Optically transparent RTPUs can be prepared from the materials described herein. These materials may be processed, for example, by extrusion or injection molding, to form toughened amorphous transparent articles such as toothbrush handles, water or fuel filtration components, windows, and connectors for intravenous delivery systems.
The present invention may be suitably practiced in the absence of any materials not specifically disclosed herein.
The following example is for illustrative purposes only and is not intended to limit the scope of this invention.
Preparation of Optically Clear RTPUs using TEG and BDO
TEG (obtained from The Dow Chemical Company) and BDO (obtained from E. I. DuPont de Nemours & Co., Inc.) are charged into two separate 1000-L vessels. Both reagents are stripped under vacuum of 100 kPa at I05° C. for four hours to reduce the moisture content to less than 150 ppm. After the stripping is complete, the vessels are padded with dry nitrogen. MDI (4,4'-diisocyanatodiphenyhnethane, greater than 98 percent para-para) is stored under a nitrogen pad in a vessel maintained at 63° C. The exact quantities of reagents charged into the vessels are not critical so long as a sufficient amount of each reagent is available for the appropriate experiment.
The TEG. BDO, and MDI, along with FOMREZ™ UL-22 catalyst (trademark of Witco Corporation) and Irganox™ 1010 stabilizer (trademark of Ciba-Geigy Corporation) are metered into the feed port of a Werner & Pfieiderer ZSK twin screw extruder fitted with intermeshing, self-wiping screws. Feed rates of TEG, BDO, and MDI are controlled such that the molar ratio of NCO groups to OH groups is in the range of 1.0075 to 1.0125. The rotational speed of the extruder screws is kept constant for the entire run. The following table shows the feed rates of the reagents, catalyst and stabilizer for the various mole ratios of BDO and TEG. Approximately 40 kg of materials are prepared in each run.
______________________________________ReagentMolar Equivalents Feed Rates (kg/hr)BDO TEG MDI BDO TEG MDI Irg 1010 UL-22______________________________________0 1 1.01 0 68.04 113.22 0.45 0.110.1 0.9 1.01 4.10 62.18 114.98 0.45 0.110.2 0.8 1.01 8.32 56.14 116.79 0.45 0.110.3 0.7 1.01 12.69 49.91 118.66 0.45 0.110.4 0.6 1.01 17.19 43.48 120.59 0.45 0.110.5 0.5 1.01 21.84 36.83 122.58 0.45 0.110.6 0.4 1.01 26.65 29.96 124.65 0.45 0.110.7 0.3 1.01 31.62 22.85 126.78 0.45 0.110.8 0.2 1.01 36.77 15.50 128.98 0.45 0.110.9 0.1 1.01 42.10 7.89 131.27 0.45 0.111 0 1.01 47.62 0.00 133.64 0.45 0.11______________________________________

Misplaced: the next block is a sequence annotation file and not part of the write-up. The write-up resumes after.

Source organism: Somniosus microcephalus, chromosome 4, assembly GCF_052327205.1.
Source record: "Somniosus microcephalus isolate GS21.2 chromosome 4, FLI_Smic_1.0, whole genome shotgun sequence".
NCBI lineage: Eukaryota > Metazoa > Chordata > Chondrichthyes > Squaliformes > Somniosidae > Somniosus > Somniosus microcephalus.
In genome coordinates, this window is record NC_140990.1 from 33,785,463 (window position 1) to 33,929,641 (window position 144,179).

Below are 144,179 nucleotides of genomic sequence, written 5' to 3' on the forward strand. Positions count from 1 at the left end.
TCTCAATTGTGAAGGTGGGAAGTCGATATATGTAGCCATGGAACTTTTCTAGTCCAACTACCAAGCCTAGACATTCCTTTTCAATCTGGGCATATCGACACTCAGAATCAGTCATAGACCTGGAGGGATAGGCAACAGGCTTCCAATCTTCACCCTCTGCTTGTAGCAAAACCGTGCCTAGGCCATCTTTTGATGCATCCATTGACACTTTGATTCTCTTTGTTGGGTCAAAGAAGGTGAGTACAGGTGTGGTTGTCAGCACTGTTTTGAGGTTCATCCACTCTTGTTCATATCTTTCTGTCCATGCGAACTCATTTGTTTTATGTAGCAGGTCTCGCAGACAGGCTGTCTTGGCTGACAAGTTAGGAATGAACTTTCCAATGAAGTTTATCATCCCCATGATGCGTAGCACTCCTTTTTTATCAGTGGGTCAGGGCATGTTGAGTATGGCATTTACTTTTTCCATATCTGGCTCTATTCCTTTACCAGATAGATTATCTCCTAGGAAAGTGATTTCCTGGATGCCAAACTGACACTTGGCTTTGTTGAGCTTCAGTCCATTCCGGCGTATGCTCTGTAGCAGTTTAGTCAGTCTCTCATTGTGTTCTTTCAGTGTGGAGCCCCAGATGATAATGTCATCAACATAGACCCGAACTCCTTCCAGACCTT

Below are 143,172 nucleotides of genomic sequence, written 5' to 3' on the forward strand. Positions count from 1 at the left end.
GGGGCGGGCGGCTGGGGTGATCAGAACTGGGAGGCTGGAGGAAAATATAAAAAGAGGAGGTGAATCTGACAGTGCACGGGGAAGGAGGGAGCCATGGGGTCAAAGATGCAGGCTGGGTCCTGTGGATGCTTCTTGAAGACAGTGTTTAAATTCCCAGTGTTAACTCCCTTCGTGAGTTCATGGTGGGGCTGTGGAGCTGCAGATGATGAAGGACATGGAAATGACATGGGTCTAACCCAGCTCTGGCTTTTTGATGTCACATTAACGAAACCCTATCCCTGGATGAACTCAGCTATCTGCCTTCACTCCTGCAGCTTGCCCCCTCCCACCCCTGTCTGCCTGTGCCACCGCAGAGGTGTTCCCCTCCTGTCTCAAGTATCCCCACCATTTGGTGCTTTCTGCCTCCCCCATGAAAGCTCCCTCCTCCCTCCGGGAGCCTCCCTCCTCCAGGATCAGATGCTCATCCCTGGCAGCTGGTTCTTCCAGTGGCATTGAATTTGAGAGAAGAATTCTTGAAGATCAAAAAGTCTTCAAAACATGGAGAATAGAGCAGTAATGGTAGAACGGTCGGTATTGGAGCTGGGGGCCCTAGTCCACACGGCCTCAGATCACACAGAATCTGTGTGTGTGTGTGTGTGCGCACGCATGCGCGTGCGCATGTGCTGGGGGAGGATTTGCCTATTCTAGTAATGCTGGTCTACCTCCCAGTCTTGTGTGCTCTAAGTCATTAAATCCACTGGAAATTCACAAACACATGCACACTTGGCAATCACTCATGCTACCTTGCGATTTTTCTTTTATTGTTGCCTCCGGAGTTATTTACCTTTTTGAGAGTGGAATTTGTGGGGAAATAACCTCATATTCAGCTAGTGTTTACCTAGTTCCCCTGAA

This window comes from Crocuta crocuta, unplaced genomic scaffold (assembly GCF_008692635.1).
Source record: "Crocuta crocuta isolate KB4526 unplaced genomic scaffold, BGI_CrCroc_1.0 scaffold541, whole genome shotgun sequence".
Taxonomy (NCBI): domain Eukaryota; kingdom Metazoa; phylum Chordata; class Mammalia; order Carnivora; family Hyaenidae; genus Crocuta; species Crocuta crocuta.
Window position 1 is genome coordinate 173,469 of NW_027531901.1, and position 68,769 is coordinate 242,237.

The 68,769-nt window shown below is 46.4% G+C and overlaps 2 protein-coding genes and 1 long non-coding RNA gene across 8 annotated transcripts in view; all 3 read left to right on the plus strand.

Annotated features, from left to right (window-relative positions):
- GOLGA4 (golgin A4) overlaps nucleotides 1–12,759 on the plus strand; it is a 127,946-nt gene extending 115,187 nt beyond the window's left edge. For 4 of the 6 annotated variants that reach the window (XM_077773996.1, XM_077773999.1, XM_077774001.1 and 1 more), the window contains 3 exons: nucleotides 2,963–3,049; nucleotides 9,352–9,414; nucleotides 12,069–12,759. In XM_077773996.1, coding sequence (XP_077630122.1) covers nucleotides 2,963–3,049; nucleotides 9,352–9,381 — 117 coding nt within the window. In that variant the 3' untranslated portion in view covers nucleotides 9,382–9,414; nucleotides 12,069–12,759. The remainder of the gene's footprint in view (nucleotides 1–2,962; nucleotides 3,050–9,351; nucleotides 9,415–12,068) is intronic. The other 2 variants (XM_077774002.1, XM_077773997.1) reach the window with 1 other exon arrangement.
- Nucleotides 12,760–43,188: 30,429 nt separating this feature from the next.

Slight adjustments are made to barrel and die temperatures over the course of the run in order to optimize web handling and control pressure distribution within the extruder. Temperature set points are in the range or 200° to 235° C.
The RTPUs exit the extruder through a die which lays a 15-cm ×0.3-cm web onto a chilled, polytetrafluoroethylene-coated metal belt. After one to two minutes of cooling, the web is diced, and the resulting pellets are packaged in moisture-barrier, metal foil-lined bags.
The RTPU pellets are placed in the hopper of a dehumidifying dryer in which heated air with a dew point of approximately -34° C. is passed over the pellets. The pellets are dried for 12 hours, then transferred to the hopper of an Arburg 221 E/150 injection molding machine to produce type I tensile bars in accordance with ASTM D638. The hopper of the molding machine is blanketed with dry nitrogen to prevent moisture absorption of the RTPUs during molding. Barrel temperatures are set so that each RTPU fills the mold completely using a packing pressure in the range of 4800 to 5500 kPa. The injection speed is slow, less than 40% of the machine's capacity (knob setting of 2 or less). The collected tensile specimens are visibly free of contamination, splay, flow lines, and are optically transparent. These specimens have single glass transition temperatures in the range of 80° C. (100% TEG) to 118° C. (100% BDO), as determined by a Mettler model 30 differential scanning calorimeter operating in a heating mode at a rate of 20° C./min.
After a 24-hour conditioning period at 23° C. and 50 percent relative humidity, ten tensile specimens of each RTPU are pulled at 5 cm/min cross-head speed using an Instron 1120. The initial grip displacement is 11.4 cm and elongation to break is determined using extensometers on the 5-cm gauge length of the specimen. FIG. 1 is a depiction of tensile elongation to break (determined in accordance with ASTM D-638) versus mole traction of TEG in the TEGDO blend. The RTPUs prepared by the process described are optically transparent, that is, they have a single glass transition temperature.
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|International Classification||C08G18/66, C08G18/65, C08G18/32|
|Cooperative Classification||C08G18/6607, C08G18/3206|
|European Classification||C08G18/32A2, C08G18/66C2|
|Jan 6, 1997||AS||Assignment|
Owner name: DOW CHEMICAL COMPANY, THE, MICHIGAN
Free format text: ASSIGNMENT OF ASSIGNORS INTEREST;ASSIGNOR:ORIANI, STEVEN R.;REEL/FRAME:008297/0692
Effective date: 19960524
|Oct 6, 1998||CC||Certificate of correction|
|Oct 9, 2000||FPAY||Fee payment|
Year of fee payment: 4
|Aug 13, 2004||FPAY||Fee payment|
Year of fee payment: 8
|Sep 30, 2008||FPAY||Fee payment|
Year of fee payment: 12
|Apr 30, 2009||AS||Assignment|
Owner name: LUBRIZOL ADVANCED MATERIALS, INC., OHIO